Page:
$ # Install system wide...
$ sudo make install

We also need to change default proxychains-ng configuration:

sudo vim /etc/proxychains.conf

# Comment out line:
# proxy_dns

# Change ProxyList to:
[ProxyList]
http 127.0.0.1 8080

Now if we run our application using proxychains:

$ proxychains4 java -jar ./build/libs/zapproxydemo-1.0-SNAPSHOT.jar 
[proxychains] config file found: /etc/proxychains.conf
[proxychains] preloading /usr/local/lib/libproxychains4.so
[proxychains] DLL init: proxychains-ng 4.13-git-10-g1198857
[proxychains] Strict chain  ...  127.0.0.1:8080  ...  23.99.0.12:80  ...  OK
HTTP/1.1 200 OK

We will be able to intercept traffic using ZAP.

One of the limitations of proxychains is that it may not work for subprocesses. If you app launches other applications they may not be proxied at all.

Intercepting HTTPS traffic

So far, so good, but what will happen if we try to intercept HTTPS traffic from a new, more secure, example:

public static void main(String[] args) throws IOException {
    System.setProperty("http.proxyHost", "127.0.0.1");
    System.setProperty("http.proxyPort", "8080");
    System.setProperty("https.proxyHost", "127.0.0.1");
    System.setProperty("https.proxyPort", "8080");

    CloseableHttpClient client = HttpClientBuilder.create()
            .useSystemProperties()
            .build();

    String url = "https://www.random.org/integers/?num=12&min=1&max=100&col=3&base=10&format=plain&rnd=new";

    try {
        HttpEntity entity = client
            .execute(new HttpGet(url))
            .getEntity();

        String responseBody = EntityUtils.toString(entity);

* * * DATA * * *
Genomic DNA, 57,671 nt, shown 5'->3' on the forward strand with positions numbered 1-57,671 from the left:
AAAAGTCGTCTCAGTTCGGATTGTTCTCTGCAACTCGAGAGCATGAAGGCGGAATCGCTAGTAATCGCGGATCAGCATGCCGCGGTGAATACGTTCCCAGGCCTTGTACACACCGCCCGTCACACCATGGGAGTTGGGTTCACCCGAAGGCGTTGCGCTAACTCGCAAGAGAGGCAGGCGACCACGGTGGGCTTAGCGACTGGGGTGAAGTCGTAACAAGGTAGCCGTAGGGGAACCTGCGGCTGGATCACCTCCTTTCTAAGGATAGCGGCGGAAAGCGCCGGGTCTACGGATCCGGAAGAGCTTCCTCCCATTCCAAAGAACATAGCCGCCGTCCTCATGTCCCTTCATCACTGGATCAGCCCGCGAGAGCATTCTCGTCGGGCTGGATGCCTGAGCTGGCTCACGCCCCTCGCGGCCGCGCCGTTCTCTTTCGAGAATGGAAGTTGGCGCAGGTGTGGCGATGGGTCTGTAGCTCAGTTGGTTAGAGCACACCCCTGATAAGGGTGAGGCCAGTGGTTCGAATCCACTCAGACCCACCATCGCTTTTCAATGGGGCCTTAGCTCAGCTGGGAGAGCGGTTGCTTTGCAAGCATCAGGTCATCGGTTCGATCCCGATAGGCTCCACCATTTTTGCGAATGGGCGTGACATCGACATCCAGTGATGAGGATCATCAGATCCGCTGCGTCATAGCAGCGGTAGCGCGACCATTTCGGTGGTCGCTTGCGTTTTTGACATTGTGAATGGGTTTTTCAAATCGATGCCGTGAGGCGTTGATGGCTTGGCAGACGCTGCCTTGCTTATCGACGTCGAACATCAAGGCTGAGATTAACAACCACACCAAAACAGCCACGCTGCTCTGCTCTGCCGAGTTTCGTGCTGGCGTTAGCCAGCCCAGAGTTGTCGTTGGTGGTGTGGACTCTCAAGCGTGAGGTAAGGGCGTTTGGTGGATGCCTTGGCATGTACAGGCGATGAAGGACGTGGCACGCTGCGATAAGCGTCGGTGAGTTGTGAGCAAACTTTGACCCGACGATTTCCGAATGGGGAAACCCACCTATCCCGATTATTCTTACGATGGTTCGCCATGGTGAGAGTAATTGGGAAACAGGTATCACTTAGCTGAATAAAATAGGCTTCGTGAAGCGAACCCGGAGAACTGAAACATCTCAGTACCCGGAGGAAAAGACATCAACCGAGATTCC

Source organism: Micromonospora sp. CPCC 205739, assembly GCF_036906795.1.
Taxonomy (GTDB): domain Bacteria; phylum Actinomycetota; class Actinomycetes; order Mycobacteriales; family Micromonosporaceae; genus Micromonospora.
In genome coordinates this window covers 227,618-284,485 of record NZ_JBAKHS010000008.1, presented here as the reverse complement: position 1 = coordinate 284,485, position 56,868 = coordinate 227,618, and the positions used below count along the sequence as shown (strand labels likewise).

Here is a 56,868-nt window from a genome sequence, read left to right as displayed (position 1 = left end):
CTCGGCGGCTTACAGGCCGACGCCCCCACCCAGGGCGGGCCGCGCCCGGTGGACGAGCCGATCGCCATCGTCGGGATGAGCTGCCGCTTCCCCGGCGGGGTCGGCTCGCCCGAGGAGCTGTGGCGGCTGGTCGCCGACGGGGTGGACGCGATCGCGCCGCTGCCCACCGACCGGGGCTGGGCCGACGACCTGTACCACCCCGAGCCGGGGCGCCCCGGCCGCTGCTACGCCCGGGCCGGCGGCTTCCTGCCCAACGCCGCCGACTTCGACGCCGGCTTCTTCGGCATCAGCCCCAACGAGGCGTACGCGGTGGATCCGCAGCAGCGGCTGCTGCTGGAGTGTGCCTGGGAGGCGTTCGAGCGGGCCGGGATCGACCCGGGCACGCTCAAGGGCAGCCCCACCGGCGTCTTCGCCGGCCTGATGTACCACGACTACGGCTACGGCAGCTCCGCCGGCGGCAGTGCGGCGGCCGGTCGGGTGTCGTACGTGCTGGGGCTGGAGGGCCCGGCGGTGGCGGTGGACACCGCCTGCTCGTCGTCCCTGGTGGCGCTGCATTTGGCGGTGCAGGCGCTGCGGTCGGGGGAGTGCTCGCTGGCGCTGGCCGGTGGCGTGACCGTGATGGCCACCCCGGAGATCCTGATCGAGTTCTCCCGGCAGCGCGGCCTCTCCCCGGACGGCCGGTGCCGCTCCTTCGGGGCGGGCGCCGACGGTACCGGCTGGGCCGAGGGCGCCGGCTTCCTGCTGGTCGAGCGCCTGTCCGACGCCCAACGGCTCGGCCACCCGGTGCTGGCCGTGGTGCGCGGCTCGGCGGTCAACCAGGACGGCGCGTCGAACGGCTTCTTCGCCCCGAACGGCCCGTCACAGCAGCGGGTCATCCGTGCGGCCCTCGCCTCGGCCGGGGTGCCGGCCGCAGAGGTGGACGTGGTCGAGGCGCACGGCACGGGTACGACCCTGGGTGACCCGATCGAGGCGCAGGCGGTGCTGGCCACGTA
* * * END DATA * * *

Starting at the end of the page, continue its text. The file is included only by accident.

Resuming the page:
System.out.println(responseBody);
    }
    finally {
        client.close();
    }
}

We will get an exception similar to:

Exception in thread "main" javax.net.ssl.SSLHandshakeException:
sun.security.validator.ValidatorException: PKIX path building failed:
sun.security.provider.certpath.SunCertPathBuilderException: unable
to find valid certification path to requested target

We get this exception because certificate returned by ZAP proxy is not trusted. To fix this problem we must generate a new ZAP root cert and add it (temporarily) to Java keystore.

Generate a new cert and save it somewhere (Tools -> Options -> Dynamic SSL Certificates): ZAP generate a new root certificate Don’t forget to click OK.

Then add ZAP root certificate to Java keystore:

$ cd $JAVA_HOME/jre/lib/security
$ pwd
/usr/lib/jvm/java-8-oracle/jre/lib/security
$ # You should see cacerts file in this directory.

$ # Create a backup
$ sudo cp cacerts cacerts.bakup2019-01-26

$ # Add certificate to the store
$ sudo keytool -importcert \
 -alias zap-proxy.org \
 -file ~/owasp_zap_root_ca.cer \
 -keystore cacerts
$ # When asked about keystore password 
$ # write: changeit (the default password)

If we run our app again, we will be able to intercept an HTTPS request: Intercepted HTTPS call

This again should work with proxychains-ng. Sometimes to make it work you will have to uncommend proxy_dns option in /etc/proxychains.conf file, that I earlier said to comment out. Why is this sometimes needed, to be honest, I don’t know but it works this way…

For security reasons after you finished your debugging session, you should remove ZAP certificate from Java keystore:

$ cd $JAVA_HOME/jre/lib/security

$ # Make sure you see your cert
$ sudo keytool -list -v -keystore cacerts | grep zap-proxy.org
Enter keystore password:  changeit

$ # Remove it
$ sudo keytool -delete -alias zap-proxy.org -keystore cacerts

$ # Make sure it's gone
$ sudo keytool -list -v -keystore cacerts | grep zap-proxy.org
Enter keystore password:  changeit

Always generate a new ZAP proxy certificate before adding it to Java keystore. If you must do this often, I can advice you to create a script and/or bash alias to make entire process more convenient.